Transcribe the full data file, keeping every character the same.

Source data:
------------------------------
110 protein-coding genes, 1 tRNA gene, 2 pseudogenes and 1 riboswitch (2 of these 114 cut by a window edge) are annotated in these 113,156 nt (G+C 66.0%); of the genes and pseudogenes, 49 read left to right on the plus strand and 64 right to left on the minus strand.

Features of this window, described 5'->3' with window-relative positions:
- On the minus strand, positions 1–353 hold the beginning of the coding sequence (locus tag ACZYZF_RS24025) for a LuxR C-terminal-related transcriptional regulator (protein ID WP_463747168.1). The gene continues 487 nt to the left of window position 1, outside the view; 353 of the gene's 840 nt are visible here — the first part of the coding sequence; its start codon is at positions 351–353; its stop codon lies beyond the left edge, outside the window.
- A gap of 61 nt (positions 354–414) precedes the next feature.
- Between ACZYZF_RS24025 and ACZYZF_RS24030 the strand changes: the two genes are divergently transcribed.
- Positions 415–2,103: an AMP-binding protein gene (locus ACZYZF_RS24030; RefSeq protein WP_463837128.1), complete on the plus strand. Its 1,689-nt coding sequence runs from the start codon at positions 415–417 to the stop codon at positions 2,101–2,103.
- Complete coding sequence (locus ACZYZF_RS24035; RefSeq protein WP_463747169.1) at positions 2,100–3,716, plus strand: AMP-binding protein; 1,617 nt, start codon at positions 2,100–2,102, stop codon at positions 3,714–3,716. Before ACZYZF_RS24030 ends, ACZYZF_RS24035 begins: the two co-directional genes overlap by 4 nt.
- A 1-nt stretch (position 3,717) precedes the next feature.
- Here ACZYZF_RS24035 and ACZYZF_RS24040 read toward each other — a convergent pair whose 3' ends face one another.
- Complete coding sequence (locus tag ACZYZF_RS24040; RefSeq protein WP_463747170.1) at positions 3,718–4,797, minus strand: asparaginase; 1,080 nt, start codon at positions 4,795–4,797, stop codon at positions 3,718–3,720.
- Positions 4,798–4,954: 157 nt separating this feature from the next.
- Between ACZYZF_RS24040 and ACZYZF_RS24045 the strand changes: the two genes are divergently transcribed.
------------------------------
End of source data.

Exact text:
110 protein-coding genes, 1 tRNA gene, 2 pseudogenes and 1 riboswitch (2 of these 114 cut by a window edge) are annotated in these 113,156 nt (G+C 66.0%); of the genes and pseudogenes, 49 read left to right on the plus strand and 64 right to left on the minus strand.

Features of this window, described 5'->3' with window-relative positions:
- On the minus strand, positions 1–353 hold the beginning of the coding sequence (locus tag ACZYZF_RS24025) for a LuxR C-terminal-related transcriptional regulator (protein ID WP_463747168.1). The gene continues 487 nt to the left of window position 1, outside the view; 353 of the gene's 840 nt are visible here — the first part of the coding sequence; its start codon is at positions 351–353; its stop codon lies beyond the left edge, outside the window.
- A gap of 61 nt (positions 354–414) precedes the next feature.
- Between ACZYZF_RS24025 and ACZYZF_RS24030 the strand changes: the two genes are divergently transcribed.
- Positions 415–2,103: an AMP-binding protein gene (locus ACZYZF_RS24030; RefSeq protein WP_463837128.1), complete on the plus strand. Its 1,689-nt coding sequence runs from the start codon at positions 415–417 to the stop codon at positions 2,101–2,103.
- Complete coding sequence (locus ACZYZF_RS24035; RefSeq protein WP_463747169.1) at positions 2,100–3,716, plus strand: AMP-binding protein; 1,617 nt, start codon at positions 2,100–2,102, stop codon at positions 3,714–3,716. Before ACZYZF_RS24030 ends, ACZYZF_RS24035 begins: the two co-directional genes overlap by 4 nt.
- A 1-nt stretch (position 3,717) precedes the next feature.
- Here ACZYZF_RS24035 and ACZYZF_RS24040 read toward each other — a convergent pair whose 3' ends face one another.
- Complete coding sequence (locus tag ACZYZF_RS24040; RefSeq protein WP_463747170.1) at positions 3,718–4,797, minus strand: asparaginase; 1,080 nt, start codon at positions 4,795–4,797, stop codon at positions 3,718–3,720.
- Positions 4,798–4,954: 157 nt separating this feature from the next.
- Between ACZYZF_RS24040 and ACZYZF_RS24045 the strand changes: the two genes are divergently transcribed.